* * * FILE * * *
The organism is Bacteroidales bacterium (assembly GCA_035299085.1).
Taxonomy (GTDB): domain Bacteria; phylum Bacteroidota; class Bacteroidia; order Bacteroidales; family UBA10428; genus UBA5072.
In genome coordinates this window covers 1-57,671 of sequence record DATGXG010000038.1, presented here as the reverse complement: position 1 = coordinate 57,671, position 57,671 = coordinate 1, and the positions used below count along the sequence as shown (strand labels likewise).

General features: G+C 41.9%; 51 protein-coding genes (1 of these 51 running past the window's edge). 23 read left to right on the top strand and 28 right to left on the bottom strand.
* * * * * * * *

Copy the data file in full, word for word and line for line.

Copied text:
The organism is Bacteroidales bacterium (assembly GCA_035299085.1).
Taxonomy (GTDB): domain Bacteria; phylum Bacteroidota; class Bacteroidia; order Bacteroidales; family UBA10428; genus UBA5072.
In genome coordinates this window covers 1-57,671 of sequence record DATGXG010000038.1, presented here as the reverse complement: position 1 = coordinate 57,671, position 57,671 = coordinate 1, and the positions used below count along the sequence as shown (strand labels likewise).

General features: G+C 41.9%; 51 protein-coding genes (1 of these 51 running past the window's edge). 23 read left to right on the top strand and 28 right to left on the bottom strand.